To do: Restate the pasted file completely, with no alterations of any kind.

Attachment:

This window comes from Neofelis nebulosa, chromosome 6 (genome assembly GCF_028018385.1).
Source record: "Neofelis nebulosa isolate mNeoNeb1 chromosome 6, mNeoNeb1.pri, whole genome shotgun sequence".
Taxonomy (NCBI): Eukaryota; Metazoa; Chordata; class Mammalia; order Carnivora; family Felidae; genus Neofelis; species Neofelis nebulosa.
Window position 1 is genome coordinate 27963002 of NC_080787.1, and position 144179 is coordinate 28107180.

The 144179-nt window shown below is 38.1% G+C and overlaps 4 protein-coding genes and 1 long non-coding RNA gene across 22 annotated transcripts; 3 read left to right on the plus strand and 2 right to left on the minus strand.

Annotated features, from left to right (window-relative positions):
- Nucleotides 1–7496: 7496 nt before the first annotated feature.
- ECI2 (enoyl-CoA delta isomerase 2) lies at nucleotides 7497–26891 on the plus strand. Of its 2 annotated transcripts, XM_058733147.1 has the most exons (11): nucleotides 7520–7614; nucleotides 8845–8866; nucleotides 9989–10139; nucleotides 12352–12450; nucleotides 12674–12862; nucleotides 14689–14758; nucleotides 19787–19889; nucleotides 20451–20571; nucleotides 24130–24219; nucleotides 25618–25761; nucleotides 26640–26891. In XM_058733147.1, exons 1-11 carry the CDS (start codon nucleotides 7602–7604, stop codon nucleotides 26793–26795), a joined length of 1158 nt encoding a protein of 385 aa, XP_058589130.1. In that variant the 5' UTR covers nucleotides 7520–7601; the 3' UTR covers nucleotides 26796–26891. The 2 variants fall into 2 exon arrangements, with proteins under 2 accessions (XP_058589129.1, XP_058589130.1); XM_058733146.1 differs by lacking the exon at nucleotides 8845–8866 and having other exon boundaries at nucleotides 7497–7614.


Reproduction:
This window comes from Neofelis nebulosa, chromosome 6 (genome assembly GCF_028018385.1).
Source record: "Neofelis nebulosa isolate mNeoNeb1 chromosome 6, mNeoNeb1.pri, whole genome shotgun sequence".
Taxonomy (NCBI): Eukaryota; Metazoa; Chordata; class Mammalia; order Carnivora; family Felidae; genus Neofelis; species Neofelis nebulosa.
Window position 1 is genome coordinate 27963002 of NC_080787.1, and position 144179 is coordinate 28107180.

The 144179-nt window shown below is 38.1% G+C and overlaps 4 protein-coding genes and 1 long non-coding RNA gene across 22 annotated transcripts; 3 read left to right on the plus strand and 2 right to left on the minus strand.

Annotated features, from left to right (window-relative positions):
- Nucleotides 1–7496: 7496 nt before the first annotated feature.
- ECI2 (enoyl-CoA delta isomerase 2) lies at nucleotides 7497–26891 on the plus strand. Of its 2 annotated transcripts, XM_058733147.1 has the most exons (11): nucleotides 7520–7614; nucleotides 8845–8866; nucleotides 9989–10139; nucleotides 12352–12450; nucleotides 12674–12862; nucleotides 14689–14758; nucleotides 19787–19889; nucleotides 20451–20571; nucleotides 24130–24219; nucleotides 25618–25761; nucleotides 26640–26891. In XM_058733147.1, exons 1-11 carry the CDS (start codon nucleotides 7602–7604, stop codon nucleotides 26793–26795), a joined length of 1158 nt encoding a protein of 385 aa, XP_058589130.1. In that variant the 5' UTR covers nucleotides 7520–7601; the 3' UTR covers nucleotides 26796–26891. The 2 variants fall into 2 exon arrangements, with proteins under 2 accessions (XP_058589129.1, XP_058589130.1); XM_058733146.1 differs by lacking the exon at nucleotides 8845–8866 and having other exon boundaries at nucleotides 7497–7614.